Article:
Ferrari Challenge, Porsche Supercup qualifying set before Saturday Austin races


AUSTIN – Lest we forget that the U.S. Grand Prix at Austin is only Formula One, there are two other series on the docket this weekend.

Both the Porsche Mobil 1 Supercup and Ferrari Challenge are in action, as both series’ drivers cope with limited track time.

Practice and qualifying are in the books as of Saturday morning before their first races this afternoon. Ferraris run first from 3 to 3:35 p.m. local time for 10 laps or 25 minutes, while the Porsche run from 4 to 4:30, for 14 laps or 30 minutes. Sunday races run before the U.S. GP.

Ricardo Perez of Mexico City claimed the Saturday pole position for Ferrari of Houston, ahead of a second Ferrari of Houston entry driven by Mark McKenzie. The 35-car grid sees the field of Ferrari 458 Challenge entries with a wide grid gap of more than 9.2 seconds from the pole time (2:10.591) to the slowest qualifier (2:19.751).

Thiim at Monza. Photo: Porsche

The Supercup series – which is stacked at the top with talent – had its qualifying after F1’s FP3.

Leading into qualifying, practice saw Kuba Giermaziak, Michael Ammermuller, Nicki Thiim, Ben Barker and Earl Bamber round out the top five – all bar Ammermuller made selected starts in North America this year in the TUDOR United SportsCar Championship. Giermaziak’s fastest practice time was a 2:10.140, and the top seven in practice were separated by only 0.462 of a second.

Times dropped substantially from practice with Giermaziak setting the early pace once more at 2:08.334, and the top nine down to Christian Englehart (0.959 of a second back) were within a second halfway through the 30-minute session.

Giermaziak was poised to capture the pole position with his early session flier, but on his final lap, Thiim beat it with a 2:08.305. That edged Giermaziak by just 0.029 of a second. Ammermuller, Bamber and Eng completed the top five, all separated by just 0.201 of a second.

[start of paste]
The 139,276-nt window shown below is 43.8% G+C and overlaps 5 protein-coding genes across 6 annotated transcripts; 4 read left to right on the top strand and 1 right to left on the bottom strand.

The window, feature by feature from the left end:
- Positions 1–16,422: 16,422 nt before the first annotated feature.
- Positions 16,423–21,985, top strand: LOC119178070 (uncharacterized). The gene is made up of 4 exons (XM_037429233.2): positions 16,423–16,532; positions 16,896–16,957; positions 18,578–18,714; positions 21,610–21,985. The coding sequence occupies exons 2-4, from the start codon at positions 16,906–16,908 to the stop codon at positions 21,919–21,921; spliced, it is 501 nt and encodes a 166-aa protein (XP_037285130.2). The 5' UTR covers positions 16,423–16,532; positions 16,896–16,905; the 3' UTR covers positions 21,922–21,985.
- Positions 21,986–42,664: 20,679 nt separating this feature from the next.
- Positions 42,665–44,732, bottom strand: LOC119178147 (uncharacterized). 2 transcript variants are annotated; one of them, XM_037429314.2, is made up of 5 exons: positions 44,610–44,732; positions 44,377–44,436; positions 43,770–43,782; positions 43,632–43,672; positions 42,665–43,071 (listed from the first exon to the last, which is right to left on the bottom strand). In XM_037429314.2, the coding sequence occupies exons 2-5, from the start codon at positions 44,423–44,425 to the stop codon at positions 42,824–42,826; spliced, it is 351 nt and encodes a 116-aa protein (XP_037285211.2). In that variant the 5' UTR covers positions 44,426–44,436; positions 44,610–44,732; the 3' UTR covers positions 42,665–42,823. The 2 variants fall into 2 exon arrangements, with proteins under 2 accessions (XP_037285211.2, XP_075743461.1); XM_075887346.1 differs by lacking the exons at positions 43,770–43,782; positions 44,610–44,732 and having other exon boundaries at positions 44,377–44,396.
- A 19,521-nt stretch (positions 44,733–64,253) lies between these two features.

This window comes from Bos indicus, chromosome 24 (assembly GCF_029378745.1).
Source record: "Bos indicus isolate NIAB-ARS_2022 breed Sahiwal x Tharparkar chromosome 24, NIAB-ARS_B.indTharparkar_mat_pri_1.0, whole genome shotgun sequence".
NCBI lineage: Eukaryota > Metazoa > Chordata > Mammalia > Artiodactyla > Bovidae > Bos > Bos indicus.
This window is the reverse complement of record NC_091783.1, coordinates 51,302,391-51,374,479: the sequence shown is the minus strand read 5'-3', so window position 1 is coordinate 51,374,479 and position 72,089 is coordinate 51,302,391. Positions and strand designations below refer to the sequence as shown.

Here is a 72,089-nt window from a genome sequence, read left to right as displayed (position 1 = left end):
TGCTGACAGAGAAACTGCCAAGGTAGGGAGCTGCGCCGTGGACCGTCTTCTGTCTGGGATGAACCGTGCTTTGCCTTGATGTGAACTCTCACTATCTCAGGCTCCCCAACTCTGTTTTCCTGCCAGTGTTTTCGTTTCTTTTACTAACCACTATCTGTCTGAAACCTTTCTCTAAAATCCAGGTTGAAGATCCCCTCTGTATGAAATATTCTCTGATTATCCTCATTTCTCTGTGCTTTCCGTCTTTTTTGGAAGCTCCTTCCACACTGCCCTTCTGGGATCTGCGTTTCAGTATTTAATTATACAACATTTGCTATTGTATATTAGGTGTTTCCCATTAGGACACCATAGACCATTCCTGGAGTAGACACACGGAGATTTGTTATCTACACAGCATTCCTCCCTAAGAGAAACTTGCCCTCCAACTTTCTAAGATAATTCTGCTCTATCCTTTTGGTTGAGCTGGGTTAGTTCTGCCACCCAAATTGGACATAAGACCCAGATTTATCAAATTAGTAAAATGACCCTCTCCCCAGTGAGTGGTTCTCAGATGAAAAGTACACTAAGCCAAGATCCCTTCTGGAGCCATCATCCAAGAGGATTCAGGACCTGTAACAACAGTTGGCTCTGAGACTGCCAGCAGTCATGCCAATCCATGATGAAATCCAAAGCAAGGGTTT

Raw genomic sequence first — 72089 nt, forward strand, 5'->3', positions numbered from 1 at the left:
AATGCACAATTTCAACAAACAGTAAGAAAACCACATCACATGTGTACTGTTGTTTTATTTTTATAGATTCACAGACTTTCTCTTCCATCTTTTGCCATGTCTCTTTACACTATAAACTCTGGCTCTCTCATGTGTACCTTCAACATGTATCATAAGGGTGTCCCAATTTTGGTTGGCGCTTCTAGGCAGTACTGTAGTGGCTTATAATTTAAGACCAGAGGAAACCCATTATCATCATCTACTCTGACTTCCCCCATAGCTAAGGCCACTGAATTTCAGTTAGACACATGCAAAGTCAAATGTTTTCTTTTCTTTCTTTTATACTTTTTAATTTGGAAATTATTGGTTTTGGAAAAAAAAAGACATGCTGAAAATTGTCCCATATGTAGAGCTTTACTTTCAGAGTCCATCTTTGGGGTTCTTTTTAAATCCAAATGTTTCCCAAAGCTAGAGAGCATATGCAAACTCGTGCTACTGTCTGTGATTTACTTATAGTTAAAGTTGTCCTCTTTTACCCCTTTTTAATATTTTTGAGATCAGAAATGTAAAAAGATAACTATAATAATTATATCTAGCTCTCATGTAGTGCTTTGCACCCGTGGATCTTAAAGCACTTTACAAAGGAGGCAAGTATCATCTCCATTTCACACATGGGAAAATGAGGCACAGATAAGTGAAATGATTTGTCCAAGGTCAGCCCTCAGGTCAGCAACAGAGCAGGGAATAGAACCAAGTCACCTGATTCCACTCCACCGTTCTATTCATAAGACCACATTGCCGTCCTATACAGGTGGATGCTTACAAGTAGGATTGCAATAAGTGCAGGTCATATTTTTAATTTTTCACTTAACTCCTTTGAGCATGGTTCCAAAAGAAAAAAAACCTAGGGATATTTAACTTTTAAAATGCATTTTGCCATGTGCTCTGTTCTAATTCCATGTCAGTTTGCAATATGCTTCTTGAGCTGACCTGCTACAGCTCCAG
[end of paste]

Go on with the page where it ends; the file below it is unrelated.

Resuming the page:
Beyond the leaders, there are several Americans in the Supercup race too. Young rising stars Madison Snow, Sean Johnston and Colin Thompson are entered along with David Ducote, Jeff Harrison, Tomy Drissi, Mark Kvamme and Bill Peluchiwski. Johnston, in 12th, is the top American on the grid with Snow 15th and Thompson 18th.

Unfortunately American Porsche Junior driver Connor de Phillippi was due to drive, but like Alexander Rossi on the Formula One side, his team ran into funding issues for his car that have sidelined him.

Miguel Oliveira wins MotoGP Thai Grand Prix, Bagnaia closes to two points in championship

MotoGP Thai Grand Prix
Mirco Lazzari / Getty Images

Miguel Oliveira mastered mixed conditions on the Chang International Circuit in Buriram, Thailand to win the MotoGP Thai Grand Prix. Oliveira showed the adaptability as he navigated a race that began in wet conditions and turned dry over the course of the race. Oliveira won the Indonesian GP in similar conditions.